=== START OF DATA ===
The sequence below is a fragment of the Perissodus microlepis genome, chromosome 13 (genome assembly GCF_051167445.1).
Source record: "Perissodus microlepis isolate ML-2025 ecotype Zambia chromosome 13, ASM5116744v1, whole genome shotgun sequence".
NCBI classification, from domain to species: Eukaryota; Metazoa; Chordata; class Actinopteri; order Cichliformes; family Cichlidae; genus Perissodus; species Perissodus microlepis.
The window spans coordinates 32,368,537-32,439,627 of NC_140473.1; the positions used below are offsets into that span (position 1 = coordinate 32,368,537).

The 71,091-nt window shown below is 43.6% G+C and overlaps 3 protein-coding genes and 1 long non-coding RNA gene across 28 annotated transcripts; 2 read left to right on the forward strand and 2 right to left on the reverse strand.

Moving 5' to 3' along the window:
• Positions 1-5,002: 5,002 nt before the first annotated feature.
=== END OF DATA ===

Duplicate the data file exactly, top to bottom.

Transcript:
The sequence below is a fragment of the Perissodus microlepis genome, chromosome 13 (genome assembly GCF_051167445.1).
Source record: "Perissodus microlepis isolate ML-2025 ecotype Zambia chromosome 13, ASM5116744v1, whole genome shotgun sequence".
NCBI classification, from domain to species: Eukaryota; Metazoa; Chordata; class Actinopteri; order Cichliformes; family Cichlidae; genus Perissodus; species Perissodus microlepis.
The window spans coordinates 32,368,537-32,439,627 of NC_140473.1; the positions used below are offsets into that span (position 1 = coordinate 32,368,537).

The 71,091-nt window shown below is 43.6% G+C and overlaps 3 protein-coding genes and 1 long non-coding RNA gene across 28 annotated transcripts; 2 read left to right on the forward strand and 2 right to left on the reverse strand.

Moving 5' to 3' along the window:
• Positions 1-5,002: 5,002 nt before the first annotated feature.